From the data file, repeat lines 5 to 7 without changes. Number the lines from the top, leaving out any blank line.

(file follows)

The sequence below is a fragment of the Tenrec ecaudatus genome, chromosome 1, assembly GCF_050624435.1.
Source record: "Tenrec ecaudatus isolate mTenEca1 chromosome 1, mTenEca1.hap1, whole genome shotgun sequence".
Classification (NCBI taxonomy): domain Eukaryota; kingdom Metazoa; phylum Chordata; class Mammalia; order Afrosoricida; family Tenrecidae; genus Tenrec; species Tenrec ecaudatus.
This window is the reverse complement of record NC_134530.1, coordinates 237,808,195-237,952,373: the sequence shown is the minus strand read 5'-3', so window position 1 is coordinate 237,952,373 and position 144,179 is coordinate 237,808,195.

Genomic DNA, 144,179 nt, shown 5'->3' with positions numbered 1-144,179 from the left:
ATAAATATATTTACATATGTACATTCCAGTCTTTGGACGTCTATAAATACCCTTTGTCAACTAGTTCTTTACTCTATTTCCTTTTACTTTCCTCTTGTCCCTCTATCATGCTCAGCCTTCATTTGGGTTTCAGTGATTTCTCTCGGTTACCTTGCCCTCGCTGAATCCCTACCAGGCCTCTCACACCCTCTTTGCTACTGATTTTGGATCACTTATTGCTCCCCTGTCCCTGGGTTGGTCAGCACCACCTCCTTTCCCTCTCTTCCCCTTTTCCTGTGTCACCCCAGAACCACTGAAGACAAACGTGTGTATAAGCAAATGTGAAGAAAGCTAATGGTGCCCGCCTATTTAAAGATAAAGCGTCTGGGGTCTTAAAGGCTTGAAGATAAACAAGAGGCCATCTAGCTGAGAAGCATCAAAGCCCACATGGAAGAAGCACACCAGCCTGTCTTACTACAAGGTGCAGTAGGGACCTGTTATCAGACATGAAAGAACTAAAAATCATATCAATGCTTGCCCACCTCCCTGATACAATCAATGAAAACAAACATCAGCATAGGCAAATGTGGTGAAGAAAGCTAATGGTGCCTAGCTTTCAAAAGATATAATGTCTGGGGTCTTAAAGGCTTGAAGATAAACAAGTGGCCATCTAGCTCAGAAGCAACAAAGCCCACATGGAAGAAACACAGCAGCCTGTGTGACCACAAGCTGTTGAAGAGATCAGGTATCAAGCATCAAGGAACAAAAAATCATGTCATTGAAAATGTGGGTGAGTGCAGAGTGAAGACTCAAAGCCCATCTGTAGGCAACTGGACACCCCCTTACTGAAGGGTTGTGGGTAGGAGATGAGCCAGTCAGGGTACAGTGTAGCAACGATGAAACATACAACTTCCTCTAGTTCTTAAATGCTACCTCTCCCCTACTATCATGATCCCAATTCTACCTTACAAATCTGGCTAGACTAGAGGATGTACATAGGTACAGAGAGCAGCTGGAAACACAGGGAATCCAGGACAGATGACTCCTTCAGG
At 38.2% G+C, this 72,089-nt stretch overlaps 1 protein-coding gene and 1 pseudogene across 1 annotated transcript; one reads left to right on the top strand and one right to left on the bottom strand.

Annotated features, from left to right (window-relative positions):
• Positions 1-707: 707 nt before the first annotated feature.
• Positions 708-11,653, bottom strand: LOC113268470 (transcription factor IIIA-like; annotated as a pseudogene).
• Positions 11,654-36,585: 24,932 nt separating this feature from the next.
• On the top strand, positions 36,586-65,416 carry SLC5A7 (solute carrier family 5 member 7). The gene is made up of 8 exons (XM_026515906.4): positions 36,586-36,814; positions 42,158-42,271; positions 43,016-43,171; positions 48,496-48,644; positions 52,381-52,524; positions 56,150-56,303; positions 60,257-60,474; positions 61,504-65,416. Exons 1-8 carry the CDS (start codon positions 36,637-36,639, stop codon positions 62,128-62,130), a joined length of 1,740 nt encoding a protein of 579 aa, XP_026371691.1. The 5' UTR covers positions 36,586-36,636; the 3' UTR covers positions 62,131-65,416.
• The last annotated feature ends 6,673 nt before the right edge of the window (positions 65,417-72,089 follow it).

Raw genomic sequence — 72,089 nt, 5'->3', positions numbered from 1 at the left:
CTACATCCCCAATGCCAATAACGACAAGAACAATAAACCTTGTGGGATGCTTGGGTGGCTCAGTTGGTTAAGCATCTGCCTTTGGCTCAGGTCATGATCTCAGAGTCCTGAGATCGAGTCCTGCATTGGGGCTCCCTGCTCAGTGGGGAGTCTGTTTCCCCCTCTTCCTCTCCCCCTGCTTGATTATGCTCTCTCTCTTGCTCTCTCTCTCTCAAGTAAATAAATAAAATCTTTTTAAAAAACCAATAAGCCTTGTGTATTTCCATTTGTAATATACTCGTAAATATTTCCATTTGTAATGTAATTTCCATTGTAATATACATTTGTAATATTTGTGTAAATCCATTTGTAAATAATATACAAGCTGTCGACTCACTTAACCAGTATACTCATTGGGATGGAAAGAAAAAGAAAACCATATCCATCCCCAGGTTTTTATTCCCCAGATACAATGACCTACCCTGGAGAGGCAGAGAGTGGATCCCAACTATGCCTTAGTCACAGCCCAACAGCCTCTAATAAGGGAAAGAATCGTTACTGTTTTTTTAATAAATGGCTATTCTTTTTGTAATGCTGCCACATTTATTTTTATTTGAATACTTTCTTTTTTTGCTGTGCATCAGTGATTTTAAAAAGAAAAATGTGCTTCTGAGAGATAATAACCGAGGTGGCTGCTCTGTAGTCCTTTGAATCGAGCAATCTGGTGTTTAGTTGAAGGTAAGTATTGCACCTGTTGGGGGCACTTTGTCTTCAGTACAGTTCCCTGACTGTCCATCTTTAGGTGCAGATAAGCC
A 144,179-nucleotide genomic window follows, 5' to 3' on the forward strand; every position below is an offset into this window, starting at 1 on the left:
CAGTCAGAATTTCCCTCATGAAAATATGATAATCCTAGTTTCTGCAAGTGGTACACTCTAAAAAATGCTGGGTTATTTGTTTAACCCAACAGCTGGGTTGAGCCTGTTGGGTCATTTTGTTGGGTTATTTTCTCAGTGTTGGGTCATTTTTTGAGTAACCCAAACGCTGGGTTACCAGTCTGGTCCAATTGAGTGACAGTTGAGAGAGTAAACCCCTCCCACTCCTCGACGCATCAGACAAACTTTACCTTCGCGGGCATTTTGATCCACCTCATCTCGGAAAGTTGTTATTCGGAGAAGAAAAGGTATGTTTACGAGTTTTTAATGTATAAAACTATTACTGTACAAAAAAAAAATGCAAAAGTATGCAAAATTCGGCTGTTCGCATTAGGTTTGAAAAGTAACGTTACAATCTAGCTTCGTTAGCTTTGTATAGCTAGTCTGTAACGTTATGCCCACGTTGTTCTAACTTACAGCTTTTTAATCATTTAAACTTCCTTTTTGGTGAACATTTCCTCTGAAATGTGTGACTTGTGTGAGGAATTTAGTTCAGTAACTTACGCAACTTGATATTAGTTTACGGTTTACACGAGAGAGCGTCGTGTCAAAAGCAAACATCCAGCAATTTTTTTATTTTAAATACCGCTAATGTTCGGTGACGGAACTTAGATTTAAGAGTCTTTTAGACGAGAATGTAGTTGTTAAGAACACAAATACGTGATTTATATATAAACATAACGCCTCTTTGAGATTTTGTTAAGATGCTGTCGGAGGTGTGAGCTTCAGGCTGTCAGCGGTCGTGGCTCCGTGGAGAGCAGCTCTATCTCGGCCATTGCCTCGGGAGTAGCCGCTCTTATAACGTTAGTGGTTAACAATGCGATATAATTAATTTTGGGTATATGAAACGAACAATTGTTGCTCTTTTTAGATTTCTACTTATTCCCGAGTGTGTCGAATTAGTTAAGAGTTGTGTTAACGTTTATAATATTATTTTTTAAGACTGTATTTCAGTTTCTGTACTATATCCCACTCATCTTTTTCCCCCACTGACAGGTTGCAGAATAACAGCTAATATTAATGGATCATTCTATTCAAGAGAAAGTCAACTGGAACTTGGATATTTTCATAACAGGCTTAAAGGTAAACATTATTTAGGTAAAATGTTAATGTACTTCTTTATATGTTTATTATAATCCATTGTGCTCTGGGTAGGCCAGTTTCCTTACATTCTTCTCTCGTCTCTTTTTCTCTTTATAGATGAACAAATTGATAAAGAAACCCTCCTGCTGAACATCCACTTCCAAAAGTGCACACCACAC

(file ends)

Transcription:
Genomic DNA, 144,179 nt, shown 5'->3' with positions numbered 1-144,179 from the left:
ATAAATATATTTACATATGTACATTCCAGTCTTTGGACGTCTATAAATACCCTTTGTCAACTAGTTCTTTACTCTATTTCCTTTTACTTTCCTCTTGTCCCTCTATCATGCTCAGCCTTCATTTGGGTTTCAGTGATTTCTCTCGGTTACCTTGCCCTCGCTGAATCCCTACCAGGCCTCTCACACCCTCTTTGCTACTGATTTTGGATCACTTATTGCTCCCCTGTCCCTGGGTTGGTCAGCACCACCTCCTTTCCCTCTCTTCCCCTTTTCCTGTGTCACCCCAGAACCACTGAAGACAAACGTGTGTATAAGCAAATGTGAAGAAAGCTAATGGTGCCCGCCTATTTAAAGATAAAGCGTCTGGGGTCTTAAAGGCTTGAAGATAAACAAGAGGCCATCTAGCTGAGAAGCATCAAAGCCCACATGGAAGAAGCACACCAGCCTGTCTTACTACAAGGTGCAGTAGGGACCTGTTATCAGACATGAAAGAACTAAAAATCATATCAATGCTTGCCCACCTCCCTGATACAATCAATGAAAACAAACATCAGCATAGGCAAATGTGGTGAAGAAAGCTAATGGTGCCTAGCTTTCAAAAGATATAATGTCTGGGGTCTTAAAGGCTTGAAGATAAACAAGTGGCCATCTAGCTCAGAAGCAACAAAGCCCACATGGAAGAAACACAGCAGCCTGTGTGACCACAAGCTGTTGAAGAGATCAGGTATCAAGCATCAAGGAACAAAAAATCATGTCATTGAAAATGTGGGTGAGTGCAGAGTGAAGACTCAAAGCCCATCTGTAGGCAACTGGACACCCCCTTACTGAAGGGTTGTGGGTAGGAGATGAGCCAGTCAGGGTACAGTGTAGCAACGATGAAACATACAACTTCCTCTAGTTCTTAAATGCTACCTCTCCCCTACTATCATGATCCCAATTCTACCTTACAAATCTGGCTAGACTAGAGGATGTACATAGGTACAGAGAGCAGCTGGAAACACAGGGAATCCAGGACAGATGACTCCTTCAGG
At 38.2% G+C, this 72,089-nt stretch overlaps 1 protein-coding gene and 1 pseudogene across 1 annotated transcript; one reads left to right on the top strand and one right to left on the bottom strand.